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'The Audience' - A Peek Behind the Closed Doors at Buckingham Palace

Helen Mirren in The Audience.
(©Joan Marcus)

Perhaps under different circumstances, Queen Elizabeth II might have made a particularly shrewd therapist. At least that’s the overriding impression that theatergoers are given while watching Peter Morgan’s marvelous new play The Audience and Helen Mirren’s dazzlingly humane, warm, and funny portrayal of the British monarch.

This description might sound a bit reductive, nevertheless it appears to be one of the goals of Morgan’s script. Late in the show, the Queen shares the stage with a younger incarnation of herself. It’s not the first time it has happened: the fleetly time-bending piece zips back and forth from the 1930s to present with agility, and in addition to MIrren as the Queen from 1951 forward, there are childhood portrayals of her by Elizabeth Teeter and Sadie Sink, who play alternating performances.

During this last encounter between the adult and childhood Elizabeth, the younger one announces that she’s learned about the role and history of the prime minister in school and from her lessons has gleaned that “Basically they’re all mad.”

Morgan’s play centers on private meetings that Queen Elizabeth has each week with her prime ministers, and during the course of these conversations, with eight (from Winston Churchill through David Cameron), matters of state are discussed, as well as personal matters. In Morgan’s imagination (remember no one knows what happens during these “in camera” sessions), the Queen becomes an advice-giver and sage counsel.

Morgan’s conceit means that The Audience, while functioning as a bio-drama, never has the feeling of being a show in which factual details are being dutifully laid out for theatergoers’ edification. Yes, all of the details--and some scandals--are referenced, from the moment that her father took over the throne to her own coronation to the unhappy marriage of Prince Charles and Princess Diana. But they, along with many others, are couched within the context of highly informal and often deliciously humorous exchanges.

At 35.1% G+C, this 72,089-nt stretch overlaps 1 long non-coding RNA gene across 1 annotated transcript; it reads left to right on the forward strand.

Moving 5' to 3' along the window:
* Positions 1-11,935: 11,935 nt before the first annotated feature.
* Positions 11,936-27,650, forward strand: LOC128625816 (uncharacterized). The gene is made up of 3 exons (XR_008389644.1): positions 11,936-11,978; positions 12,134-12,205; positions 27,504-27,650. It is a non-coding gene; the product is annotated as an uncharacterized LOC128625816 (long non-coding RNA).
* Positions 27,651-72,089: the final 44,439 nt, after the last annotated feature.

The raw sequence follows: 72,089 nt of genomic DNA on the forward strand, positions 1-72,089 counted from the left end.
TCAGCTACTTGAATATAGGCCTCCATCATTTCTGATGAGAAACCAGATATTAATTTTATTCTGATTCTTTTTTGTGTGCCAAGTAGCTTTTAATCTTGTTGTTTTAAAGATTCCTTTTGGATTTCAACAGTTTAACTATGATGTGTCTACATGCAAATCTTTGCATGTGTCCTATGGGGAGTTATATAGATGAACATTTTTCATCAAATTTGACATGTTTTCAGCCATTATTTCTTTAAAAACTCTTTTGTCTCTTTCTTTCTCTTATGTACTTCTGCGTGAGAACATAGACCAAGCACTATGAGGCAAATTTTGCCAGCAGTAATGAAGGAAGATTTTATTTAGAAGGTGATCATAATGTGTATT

Mirren’s ability to embrace the zinging wit that Morgan has given the queen is just one of the many delights to be found in her astonishing, chameleon-like performance. Audiences will most likely remember well after the curtain has fallen how Mirren manages to seemingly age and then travel back in time before their eyes. She rarely leaves the stage (which, thanks to scenic designer Bob Crowley, makes the grandeur of Buckingham Palace palpable), and as the play travels back and forth between decades, a trio of dressers all clad in black surround Mirren. When they retreat, a jaw-dropping transformation of the star has been effected. She’s outfitted in yet another period-perfect outfit (the detail-rich costumes are also by Crowley) and hairdo (designed by Ivana Primorac). It’s theatrical magic of the highest order.

The performance, though, should not be savored merely for this technique, but also for its stunning and often gentle details. One such moment comes early on when the tradition-bound Churchill (a sterling performance from Dakin Matthews) attempts to tell the monarch-in-waiting about what is expected of her. There comes a moment when his advice sinks in, and a gentle expression of defeat and hopelessness crosses Mirren’s face as Elizabeth realizes exactly what she can expect in life because of her role and what she will have to sacrifice. Mirren’s work here proves simply heartbreaking.

In addition to Matthews, there are another six masterful performers to assume the roles of prime minister. Perhaps most notable is Richard McCabe’s incorrigibly garrulous turn as the earthy Labour Party leader Harold Wilson. He charms Elizabeth (and audiences) thoroughly, and if there’s one slight flaw in Morgan’s writing, it’s the awkwardly blunt way in which he ultimately points toward Wilson as being this man as having been Elizabeth’s favorite.

Dylan Baker takes on the role of PM John Major and imbues the man with a spiky nervousness. Judith Ivey’s work as Margaret Thatcher has a gruff directness to it that feels entirely appropriate. Michael Elwyn cuts a swell figure as the dapper Anthony Eden, the man who has a central role in the Suez Crisis in the 1950s, and in his more modern counterpart, Rob McLachlan makes for a dour Gordon Brown, the man who agreed to England’s participation in the Iraq War. And in Rufus Wright, director Stephen Daldry, who has staged The Audience immaculately, finds a performer who can play both Labour Party PM Tony Blair and the sitting prime minister, David Cameron, a member of England’s conservative party.

With each of these people, Mirren’s Elizabeth listens intently, looks away in embarrassment when things get awkward, and sometimes just exudes an oddly maternal warmth (but not with Thatcher) as they deliver the news of the week. It’s a fascinating, and ultimately moving, peek behind the closed doors at Buckingham Palace.

---- Andy Propst

The Audience plays at the Gerald Schoenfeld Theatre (236 West 46th Street). For more information and tickets, visit: theaudiencebroadway.com.